When writing ‘Who Let the Gods Out’ how early on did you realise this was going to be a series of books and how many do you conceive will make up the collection?
I always envisaged it at as a series. I originally thought of it as five books – my publisher persuaded me, probably correctly, that it should be four! I am currently working on Book 4.
How do you juggle which Gods to include within your story? Have you had to save some for the following books?
The Gods seem to pop up quite organically depending on the plot. For Book 3, for instance, the quest is for the Water Stone, so naturally Poseidon puts in an appearance. I do juggle them around a bit and there are many on the cutting room floor – there’s one character in Book 3 who has been four different characters in Books 1 & 2 already, but I’ve had to cut them out each time!
Could you describe your earliest engagement in literature?
My mother was very passionate about teaching me to read at a young age and it made me a voracious reader. I was a bit like Matilda – I had read all the books in my small town library by the time I was a teenager! I loved English throughout my education and studied it for my first degree.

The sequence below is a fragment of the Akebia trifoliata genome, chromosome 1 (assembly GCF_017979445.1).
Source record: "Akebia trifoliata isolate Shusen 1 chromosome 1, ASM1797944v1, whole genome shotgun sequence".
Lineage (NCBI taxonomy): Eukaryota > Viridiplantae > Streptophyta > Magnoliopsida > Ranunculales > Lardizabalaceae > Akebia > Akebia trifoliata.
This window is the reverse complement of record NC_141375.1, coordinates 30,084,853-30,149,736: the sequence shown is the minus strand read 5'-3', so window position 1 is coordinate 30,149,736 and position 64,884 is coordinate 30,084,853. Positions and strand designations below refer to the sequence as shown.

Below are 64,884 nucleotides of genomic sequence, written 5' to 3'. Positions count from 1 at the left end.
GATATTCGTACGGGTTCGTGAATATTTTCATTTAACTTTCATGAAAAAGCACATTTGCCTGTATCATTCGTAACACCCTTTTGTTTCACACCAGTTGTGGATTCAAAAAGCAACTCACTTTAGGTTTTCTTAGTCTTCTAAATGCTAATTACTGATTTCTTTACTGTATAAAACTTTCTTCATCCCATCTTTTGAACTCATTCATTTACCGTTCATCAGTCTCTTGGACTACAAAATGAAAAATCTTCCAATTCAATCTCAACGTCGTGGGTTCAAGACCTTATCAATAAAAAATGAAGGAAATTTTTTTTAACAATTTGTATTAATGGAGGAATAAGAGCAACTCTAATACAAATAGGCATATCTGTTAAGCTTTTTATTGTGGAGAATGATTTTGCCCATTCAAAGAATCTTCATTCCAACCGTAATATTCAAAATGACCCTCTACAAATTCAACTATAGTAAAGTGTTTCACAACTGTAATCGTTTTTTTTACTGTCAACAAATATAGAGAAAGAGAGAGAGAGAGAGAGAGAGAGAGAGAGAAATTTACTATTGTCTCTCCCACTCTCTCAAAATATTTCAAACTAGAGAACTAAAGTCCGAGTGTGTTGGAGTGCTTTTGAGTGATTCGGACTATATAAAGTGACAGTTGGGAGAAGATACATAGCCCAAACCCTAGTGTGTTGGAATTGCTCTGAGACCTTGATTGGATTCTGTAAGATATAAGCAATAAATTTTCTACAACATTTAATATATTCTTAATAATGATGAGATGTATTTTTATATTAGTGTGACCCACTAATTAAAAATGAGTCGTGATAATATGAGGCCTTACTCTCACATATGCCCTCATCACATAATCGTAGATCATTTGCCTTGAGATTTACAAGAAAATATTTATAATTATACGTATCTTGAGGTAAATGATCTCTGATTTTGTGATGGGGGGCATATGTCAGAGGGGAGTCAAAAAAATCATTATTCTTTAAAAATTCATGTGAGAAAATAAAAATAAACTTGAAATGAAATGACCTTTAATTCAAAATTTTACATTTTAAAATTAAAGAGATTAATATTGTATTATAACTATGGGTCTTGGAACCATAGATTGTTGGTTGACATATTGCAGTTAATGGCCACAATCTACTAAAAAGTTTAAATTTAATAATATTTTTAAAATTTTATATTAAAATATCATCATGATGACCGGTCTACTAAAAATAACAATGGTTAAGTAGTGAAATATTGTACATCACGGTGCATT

I see stories everywhere, so it’s a privilege that people want me to write them.
What are your favourite books?
I really will read anything – I have very eclectic tastes. I try to read lots of kidlit because of course I now know lots of wonderful people who write it. But I also love historical fiction, chick lit, the classics, non-fiction – if it’s well-written, I’m in. My frustration is the lack of time I have to read – I find it very hard when I’m writing and with four books to write in under three years, I seem to be doing that a lot!
Who is your favourite character in ‘Who Let the Gods Out’ and why?
I’m asked this a lot and it changes all the time. Of course, I love Elliot – you have to love your hero. It’s very weird – I wrote the prototype of Gods when my son was just a baby – he’s now 10 and he’s grown up to become just like Elliot! I wrote my own child! The villains are such fun to write – Thanatos gets some good lines and I’m terrified how easily I inhabit Patricia Porshley-Plum’s sociopathic mind-set! But overall, Virgo is probably my girl. She’s stubborn, self-righteous, insufferably perfectionist – just like me.
If you could be a Greek God or Goddess who would you choose and why?
Again, this changes all the time. I think at the moment the world could use a lot of love, so I’d like to be Aphrodite. That said, I’m never one to shy away form a party, so I have a lot of Dionysus within me…
Interviewed by Ross Jeffery
If you would like to read our review of Who Let The Gods Out? you can do so here.
The Who Let the Gods Out? books are published by Chicken House Books and are available here.